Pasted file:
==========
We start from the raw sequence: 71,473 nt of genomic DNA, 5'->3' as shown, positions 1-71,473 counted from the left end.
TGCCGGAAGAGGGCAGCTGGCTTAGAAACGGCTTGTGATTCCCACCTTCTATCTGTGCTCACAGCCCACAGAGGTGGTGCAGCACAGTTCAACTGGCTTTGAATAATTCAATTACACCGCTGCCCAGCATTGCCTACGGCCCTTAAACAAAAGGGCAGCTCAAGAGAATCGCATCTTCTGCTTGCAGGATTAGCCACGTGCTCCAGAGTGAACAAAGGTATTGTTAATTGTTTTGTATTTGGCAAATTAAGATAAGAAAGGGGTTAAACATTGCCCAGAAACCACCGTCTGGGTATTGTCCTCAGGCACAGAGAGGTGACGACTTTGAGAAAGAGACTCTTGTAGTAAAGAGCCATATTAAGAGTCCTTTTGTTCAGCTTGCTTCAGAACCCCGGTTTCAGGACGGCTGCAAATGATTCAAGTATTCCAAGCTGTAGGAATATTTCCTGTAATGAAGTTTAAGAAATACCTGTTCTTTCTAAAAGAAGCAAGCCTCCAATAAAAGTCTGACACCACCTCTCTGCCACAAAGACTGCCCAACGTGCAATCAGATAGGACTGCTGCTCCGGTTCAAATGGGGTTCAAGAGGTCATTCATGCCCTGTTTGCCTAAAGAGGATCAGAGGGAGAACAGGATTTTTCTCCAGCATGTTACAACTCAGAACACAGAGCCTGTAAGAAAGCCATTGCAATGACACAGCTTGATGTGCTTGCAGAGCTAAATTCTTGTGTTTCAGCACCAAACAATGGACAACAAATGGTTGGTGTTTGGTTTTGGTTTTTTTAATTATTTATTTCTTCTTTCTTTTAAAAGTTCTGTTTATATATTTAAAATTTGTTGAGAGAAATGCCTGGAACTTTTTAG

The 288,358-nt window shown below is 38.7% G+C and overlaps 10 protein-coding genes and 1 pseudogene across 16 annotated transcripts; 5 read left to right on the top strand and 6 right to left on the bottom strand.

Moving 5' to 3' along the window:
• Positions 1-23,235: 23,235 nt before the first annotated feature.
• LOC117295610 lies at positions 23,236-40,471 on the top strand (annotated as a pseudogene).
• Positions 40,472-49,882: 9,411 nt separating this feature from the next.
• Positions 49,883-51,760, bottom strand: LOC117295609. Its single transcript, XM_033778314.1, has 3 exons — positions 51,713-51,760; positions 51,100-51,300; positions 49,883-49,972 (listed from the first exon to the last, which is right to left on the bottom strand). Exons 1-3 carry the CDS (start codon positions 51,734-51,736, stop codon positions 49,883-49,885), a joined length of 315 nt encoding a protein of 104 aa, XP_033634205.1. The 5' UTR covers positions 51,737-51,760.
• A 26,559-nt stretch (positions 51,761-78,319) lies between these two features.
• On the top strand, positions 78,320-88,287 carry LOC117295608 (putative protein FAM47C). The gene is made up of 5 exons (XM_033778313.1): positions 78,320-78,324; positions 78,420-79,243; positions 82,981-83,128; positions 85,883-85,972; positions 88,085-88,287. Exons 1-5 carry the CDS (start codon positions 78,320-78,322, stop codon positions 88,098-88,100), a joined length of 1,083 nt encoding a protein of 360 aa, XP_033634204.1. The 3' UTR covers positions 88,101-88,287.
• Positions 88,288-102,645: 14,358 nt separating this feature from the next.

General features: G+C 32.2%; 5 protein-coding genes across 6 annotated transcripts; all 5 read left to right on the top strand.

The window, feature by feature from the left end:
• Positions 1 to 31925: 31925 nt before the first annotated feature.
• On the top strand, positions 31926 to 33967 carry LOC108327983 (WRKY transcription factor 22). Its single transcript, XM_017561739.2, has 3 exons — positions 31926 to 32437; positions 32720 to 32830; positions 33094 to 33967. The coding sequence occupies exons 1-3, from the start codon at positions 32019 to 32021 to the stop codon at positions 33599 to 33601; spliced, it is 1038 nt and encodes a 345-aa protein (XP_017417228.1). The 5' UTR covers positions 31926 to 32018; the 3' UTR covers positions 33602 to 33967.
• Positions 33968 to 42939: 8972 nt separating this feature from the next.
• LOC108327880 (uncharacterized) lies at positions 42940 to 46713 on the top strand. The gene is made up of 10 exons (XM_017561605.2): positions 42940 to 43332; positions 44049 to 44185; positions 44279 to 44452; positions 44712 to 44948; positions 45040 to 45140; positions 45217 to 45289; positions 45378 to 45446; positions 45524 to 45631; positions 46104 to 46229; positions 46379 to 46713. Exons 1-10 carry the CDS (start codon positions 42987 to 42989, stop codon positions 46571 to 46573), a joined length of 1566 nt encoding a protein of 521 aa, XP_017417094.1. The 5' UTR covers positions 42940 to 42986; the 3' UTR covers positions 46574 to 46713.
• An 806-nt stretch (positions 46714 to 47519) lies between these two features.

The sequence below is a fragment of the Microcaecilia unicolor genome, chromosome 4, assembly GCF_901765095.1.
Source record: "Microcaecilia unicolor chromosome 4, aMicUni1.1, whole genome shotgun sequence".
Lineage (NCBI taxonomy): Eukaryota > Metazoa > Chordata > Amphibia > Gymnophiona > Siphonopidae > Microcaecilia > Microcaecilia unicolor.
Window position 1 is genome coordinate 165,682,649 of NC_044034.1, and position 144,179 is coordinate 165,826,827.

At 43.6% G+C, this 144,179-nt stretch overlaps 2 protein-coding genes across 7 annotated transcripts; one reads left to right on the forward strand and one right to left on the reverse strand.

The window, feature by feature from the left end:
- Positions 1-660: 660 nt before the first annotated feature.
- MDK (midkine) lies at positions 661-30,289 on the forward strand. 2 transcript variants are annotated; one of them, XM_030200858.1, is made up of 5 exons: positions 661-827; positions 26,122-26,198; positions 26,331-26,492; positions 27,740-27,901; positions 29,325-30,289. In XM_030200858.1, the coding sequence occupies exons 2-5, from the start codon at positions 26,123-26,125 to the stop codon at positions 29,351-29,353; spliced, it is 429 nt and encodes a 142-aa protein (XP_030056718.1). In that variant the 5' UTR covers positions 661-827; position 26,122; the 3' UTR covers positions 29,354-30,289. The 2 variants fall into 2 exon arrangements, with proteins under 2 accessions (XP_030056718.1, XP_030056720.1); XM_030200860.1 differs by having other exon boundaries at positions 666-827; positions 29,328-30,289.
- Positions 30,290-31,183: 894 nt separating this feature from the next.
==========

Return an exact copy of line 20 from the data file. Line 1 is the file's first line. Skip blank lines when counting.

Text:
Source record: "Microcaecilia unicolor chromosome 4, aMicUni1.1, whole genome shotgun sequence".